Job Search Strategies That Work

 

Maybe you’re a new graduate, or perhaps you’re currently unemployed. Or maybe you’re employed but you’ve made the resolution that 2014 is the year for a new job.  No matter what your situation, you need a job search strategy.  Job search expert Lea McLeod, author of The Resume Coloring Book, joined us with tips to help you craft a job search strategy that works to help you find a job faster!

1. Stop “applying.” Start “targeting.”

  • Research organizations that you find interesting, and where you believe you contribute. Look beyond the “headline brands” to lesser-known organizations.
  • Identify whom you know (and who they know) in those organizations.
  • Focus on having conversations, building relationships, and seeking connections to hiring managers.
  • Customize your marketing materials to speak directly to that organization.

2. Check out Small/Medium Businesses for your next employment opportunity. We can’t all work at Google!

  • Be open to organizations and brand names you may have never heard of.
  • Leverage the Business Journal book of lists, fastest growing public and private companies, your free Google research assistant, and other sources to find the hidden gems of organizations.
An annual Michigan State University study showed the most hiring for college graduates was coming from small and medium sized businesses. Not because boomers were retiring, or attrition, but because those businesses were growing. It’s much easier to grow a small business 10% per year, than it is to grow a $130 B Fortune 15 company by that same amount!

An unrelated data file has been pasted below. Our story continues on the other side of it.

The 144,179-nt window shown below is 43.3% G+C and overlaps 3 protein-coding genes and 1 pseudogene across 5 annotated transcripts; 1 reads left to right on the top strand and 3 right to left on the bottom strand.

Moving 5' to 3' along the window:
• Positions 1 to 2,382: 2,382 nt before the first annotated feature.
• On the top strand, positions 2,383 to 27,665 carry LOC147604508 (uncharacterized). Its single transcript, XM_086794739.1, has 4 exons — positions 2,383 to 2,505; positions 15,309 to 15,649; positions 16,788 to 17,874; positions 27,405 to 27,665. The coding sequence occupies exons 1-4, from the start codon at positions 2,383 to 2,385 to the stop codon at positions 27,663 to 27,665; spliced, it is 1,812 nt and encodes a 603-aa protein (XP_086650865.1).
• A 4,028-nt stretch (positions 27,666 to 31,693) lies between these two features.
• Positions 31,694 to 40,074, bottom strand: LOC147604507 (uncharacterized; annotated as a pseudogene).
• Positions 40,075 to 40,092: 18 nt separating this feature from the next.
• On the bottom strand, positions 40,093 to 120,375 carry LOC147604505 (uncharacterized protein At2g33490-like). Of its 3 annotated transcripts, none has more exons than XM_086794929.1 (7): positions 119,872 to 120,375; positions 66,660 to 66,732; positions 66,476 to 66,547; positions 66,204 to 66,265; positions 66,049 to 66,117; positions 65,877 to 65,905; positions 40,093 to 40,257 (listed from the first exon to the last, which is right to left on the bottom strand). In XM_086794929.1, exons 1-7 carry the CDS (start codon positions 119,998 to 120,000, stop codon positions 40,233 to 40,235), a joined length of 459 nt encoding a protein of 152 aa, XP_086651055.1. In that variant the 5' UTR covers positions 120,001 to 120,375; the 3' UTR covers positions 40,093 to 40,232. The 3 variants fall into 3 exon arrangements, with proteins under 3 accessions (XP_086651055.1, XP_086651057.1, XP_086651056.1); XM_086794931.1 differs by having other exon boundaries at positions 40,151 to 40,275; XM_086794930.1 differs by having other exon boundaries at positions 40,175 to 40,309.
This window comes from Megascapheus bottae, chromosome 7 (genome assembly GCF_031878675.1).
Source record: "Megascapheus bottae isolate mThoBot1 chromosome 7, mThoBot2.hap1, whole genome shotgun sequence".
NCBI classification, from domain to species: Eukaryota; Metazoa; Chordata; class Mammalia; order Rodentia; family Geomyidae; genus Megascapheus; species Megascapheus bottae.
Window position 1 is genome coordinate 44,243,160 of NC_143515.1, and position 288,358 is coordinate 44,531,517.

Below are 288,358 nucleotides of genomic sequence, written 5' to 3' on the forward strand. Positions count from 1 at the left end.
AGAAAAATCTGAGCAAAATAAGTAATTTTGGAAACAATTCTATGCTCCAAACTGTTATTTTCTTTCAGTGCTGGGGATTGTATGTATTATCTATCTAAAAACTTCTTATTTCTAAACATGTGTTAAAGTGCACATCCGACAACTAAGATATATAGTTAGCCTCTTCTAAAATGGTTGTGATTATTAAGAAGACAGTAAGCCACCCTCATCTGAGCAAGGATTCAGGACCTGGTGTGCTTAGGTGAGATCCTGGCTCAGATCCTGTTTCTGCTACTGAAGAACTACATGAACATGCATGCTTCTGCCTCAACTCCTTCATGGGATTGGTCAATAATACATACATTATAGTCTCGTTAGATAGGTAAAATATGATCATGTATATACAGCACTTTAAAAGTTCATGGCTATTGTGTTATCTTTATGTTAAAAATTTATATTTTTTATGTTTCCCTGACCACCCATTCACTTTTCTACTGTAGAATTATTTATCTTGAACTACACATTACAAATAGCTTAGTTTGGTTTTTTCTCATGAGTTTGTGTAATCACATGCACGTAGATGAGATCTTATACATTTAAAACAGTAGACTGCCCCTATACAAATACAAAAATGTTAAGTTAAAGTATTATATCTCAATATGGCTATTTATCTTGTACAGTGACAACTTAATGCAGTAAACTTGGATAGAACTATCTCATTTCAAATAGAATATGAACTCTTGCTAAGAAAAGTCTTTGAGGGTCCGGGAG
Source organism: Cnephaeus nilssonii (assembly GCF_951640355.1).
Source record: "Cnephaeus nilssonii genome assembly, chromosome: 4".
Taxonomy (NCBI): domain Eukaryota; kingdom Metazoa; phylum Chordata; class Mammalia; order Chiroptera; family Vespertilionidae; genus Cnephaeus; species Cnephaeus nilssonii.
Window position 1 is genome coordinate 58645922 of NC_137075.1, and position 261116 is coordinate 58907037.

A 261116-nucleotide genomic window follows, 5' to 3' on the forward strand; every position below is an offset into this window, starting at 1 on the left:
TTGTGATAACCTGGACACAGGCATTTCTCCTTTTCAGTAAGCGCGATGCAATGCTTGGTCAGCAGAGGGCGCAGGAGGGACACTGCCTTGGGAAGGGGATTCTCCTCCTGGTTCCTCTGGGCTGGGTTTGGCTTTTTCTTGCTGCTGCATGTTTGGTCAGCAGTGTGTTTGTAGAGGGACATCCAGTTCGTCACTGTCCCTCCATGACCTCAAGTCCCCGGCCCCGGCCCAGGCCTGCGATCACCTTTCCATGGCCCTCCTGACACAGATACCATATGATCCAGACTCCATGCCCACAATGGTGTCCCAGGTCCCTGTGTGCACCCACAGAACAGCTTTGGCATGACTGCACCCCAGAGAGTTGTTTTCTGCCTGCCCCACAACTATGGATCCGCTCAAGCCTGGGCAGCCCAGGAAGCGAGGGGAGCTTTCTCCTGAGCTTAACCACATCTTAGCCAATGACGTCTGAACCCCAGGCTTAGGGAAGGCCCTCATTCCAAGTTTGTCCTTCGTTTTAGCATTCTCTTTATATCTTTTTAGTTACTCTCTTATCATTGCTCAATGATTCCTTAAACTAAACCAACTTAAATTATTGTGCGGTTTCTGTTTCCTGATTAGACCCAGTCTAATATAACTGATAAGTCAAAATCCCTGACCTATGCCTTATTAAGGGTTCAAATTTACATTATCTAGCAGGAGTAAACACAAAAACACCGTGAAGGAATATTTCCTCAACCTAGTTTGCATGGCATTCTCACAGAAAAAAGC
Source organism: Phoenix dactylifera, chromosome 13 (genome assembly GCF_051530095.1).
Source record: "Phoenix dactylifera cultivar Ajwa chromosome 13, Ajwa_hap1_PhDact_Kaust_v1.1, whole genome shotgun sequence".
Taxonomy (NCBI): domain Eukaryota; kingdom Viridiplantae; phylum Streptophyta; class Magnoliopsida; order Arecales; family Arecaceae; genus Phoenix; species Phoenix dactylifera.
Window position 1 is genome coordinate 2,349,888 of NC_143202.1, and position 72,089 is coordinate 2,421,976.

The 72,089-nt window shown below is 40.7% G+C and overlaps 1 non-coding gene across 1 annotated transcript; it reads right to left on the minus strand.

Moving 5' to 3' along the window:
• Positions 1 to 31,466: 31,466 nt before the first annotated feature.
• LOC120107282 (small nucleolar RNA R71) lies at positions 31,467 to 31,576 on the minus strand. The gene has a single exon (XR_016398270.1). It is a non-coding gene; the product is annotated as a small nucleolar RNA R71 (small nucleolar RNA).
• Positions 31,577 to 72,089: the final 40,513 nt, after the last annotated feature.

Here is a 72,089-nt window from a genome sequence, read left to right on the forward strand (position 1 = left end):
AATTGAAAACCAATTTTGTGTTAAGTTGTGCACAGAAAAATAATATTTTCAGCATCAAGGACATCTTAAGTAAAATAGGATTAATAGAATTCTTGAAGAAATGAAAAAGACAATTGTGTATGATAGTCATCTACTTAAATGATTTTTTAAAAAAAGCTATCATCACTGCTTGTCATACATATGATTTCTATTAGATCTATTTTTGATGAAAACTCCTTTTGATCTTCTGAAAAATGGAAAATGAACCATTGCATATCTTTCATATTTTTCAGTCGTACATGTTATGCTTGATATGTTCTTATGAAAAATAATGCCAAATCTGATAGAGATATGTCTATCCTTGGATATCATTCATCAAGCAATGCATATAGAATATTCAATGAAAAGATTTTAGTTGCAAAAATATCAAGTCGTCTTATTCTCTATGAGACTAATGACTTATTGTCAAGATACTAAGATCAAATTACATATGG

3. When job searching; spend 80% of your time offline and 20% of your time job searching on line.

427,000 resumes are posted on Monster each week. Indeed.com gets over 100 M unique visitors per month! The drawbacks to employer applicant tracking systems (ATS’s) according to some experts, is that 75% of applicants are not getting past the system. Gah, that’s like swimming with the bottom-feeders!

  • Conduct your job search so that you include both online AND offline activities.
  • Offline activities should include:  
  1. Conducting research on target companies
  2. Assessing your strengths & results, and compiling your performance evidence
  3. Polishing your LinkedIn and other Social Media profiles
  4. Connecting & engaging with people you want to know
  5. Making cold calls
  6. Conducting informational interviews
  7. Attending networking functions
  8. Talking to people in the Starbucks line! Everyone is a potential connection point!
I have a client who worked a second job as a waiter. Customers one night loved him and asked if he’d be interested in working in sales for them. He said sure. They said we’ll call you back at the end of summer. He never thought he’d hear from them. They called. They hired him. Now he’s growing into a great sales job in the pharma industry!
  • Don’t treat your job search like a transaction, e.g. “I submitted a resume online” does not a job search make! That is “transaction processing!”
  • Pick. Up. The. Phone! Don’t make the mistake of over relying on email, applying online, “getting alerts” or other “passive” communication methods in your job search. Recruiters have mentioned how much more memorable someone is when they call!